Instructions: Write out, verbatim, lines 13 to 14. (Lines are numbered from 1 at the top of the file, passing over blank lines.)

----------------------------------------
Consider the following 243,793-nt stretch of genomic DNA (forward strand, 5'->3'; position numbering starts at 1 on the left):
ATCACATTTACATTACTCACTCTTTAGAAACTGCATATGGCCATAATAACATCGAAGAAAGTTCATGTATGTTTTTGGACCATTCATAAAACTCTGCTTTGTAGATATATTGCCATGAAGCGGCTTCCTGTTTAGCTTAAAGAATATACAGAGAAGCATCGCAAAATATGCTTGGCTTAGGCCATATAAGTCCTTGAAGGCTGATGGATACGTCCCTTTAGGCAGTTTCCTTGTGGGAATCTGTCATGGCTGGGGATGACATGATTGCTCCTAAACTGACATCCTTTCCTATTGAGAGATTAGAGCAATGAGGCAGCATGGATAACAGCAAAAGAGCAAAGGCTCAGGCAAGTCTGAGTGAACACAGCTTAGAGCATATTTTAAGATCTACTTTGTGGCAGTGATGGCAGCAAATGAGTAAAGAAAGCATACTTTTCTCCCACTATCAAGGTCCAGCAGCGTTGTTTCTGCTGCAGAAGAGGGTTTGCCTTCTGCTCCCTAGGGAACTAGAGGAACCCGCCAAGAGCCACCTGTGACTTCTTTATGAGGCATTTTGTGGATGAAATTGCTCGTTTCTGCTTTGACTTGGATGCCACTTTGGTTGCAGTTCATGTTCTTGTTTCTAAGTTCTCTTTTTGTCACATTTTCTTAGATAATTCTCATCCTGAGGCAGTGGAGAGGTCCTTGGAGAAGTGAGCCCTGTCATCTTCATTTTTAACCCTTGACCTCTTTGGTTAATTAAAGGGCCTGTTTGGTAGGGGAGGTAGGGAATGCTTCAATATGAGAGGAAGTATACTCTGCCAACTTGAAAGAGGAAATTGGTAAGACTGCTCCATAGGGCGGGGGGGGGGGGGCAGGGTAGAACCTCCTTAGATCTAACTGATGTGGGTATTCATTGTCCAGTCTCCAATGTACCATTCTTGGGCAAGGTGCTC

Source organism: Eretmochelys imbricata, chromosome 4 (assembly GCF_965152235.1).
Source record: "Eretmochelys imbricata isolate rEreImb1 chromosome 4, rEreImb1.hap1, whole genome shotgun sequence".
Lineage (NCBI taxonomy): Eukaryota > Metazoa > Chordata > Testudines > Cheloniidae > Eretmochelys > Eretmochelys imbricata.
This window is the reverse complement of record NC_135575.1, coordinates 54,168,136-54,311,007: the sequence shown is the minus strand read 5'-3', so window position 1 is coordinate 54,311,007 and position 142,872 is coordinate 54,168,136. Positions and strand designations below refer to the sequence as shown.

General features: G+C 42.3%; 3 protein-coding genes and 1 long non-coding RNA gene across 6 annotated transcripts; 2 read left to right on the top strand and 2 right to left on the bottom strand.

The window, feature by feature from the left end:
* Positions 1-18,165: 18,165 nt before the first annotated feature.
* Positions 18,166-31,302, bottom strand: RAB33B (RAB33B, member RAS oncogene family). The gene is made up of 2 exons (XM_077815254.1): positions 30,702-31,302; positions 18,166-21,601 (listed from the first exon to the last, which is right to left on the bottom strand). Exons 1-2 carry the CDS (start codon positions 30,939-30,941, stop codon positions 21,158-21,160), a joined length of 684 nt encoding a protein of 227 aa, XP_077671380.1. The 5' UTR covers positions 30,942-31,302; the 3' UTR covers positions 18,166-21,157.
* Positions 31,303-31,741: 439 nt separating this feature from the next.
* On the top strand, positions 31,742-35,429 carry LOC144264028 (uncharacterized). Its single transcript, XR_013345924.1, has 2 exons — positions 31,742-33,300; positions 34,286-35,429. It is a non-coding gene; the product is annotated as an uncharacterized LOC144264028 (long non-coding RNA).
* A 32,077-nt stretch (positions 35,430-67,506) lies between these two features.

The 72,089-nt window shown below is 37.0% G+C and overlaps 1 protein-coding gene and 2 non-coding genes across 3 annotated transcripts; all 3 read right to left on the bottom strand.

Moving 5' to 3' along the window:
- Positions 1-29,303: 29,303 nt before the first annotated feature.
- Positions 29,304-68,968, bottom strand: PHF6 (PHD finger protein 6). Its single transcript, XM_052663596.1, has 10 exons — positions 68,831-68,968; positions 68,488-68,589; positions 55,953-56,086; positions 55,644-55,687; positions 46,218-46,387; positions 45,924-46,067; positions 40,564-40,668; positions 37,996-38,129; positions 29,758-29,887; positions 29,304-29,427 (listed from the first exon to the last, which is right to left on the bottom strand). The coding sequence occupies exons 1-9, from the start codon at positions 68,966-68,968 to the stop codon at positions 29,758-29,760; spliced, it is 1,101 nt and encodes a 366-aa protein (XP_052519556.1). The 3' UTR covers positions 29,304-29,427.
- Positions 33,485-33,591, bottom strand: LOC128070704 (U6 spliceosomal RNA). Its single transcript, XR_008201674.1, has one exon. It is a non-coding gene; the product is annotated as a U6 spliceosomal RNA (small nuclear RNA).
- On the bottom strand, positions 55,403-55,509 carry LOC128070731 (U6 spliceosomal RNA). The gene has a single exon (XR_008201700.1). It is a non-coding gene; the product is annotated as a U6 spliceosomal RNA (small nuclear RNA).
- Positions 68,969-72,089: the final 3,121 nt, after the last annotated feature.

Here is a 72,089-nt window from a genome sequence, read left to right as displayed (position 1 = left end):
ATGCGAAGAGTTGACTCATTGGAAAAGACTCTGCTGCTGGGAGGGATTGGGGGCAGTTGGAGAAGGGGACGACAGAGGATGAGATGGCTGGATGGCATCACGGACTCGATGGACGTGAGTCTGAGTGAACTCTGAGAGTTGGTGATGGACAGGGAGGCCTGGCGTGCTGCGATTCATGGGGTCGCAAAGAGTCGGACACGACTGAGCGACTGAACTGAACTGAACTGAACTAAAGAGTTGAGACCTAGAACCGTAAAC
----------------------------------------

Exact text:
* A 32,077-nt stretch (positions 35,430-67,506) lies between these two features.

The 72,089-nt window shown below is 37.0% G+C and overlaps 1 protein-coding gene and 2 non-coding genes across 3 annotated transcripts; all 3 read right to left on the bottom strand.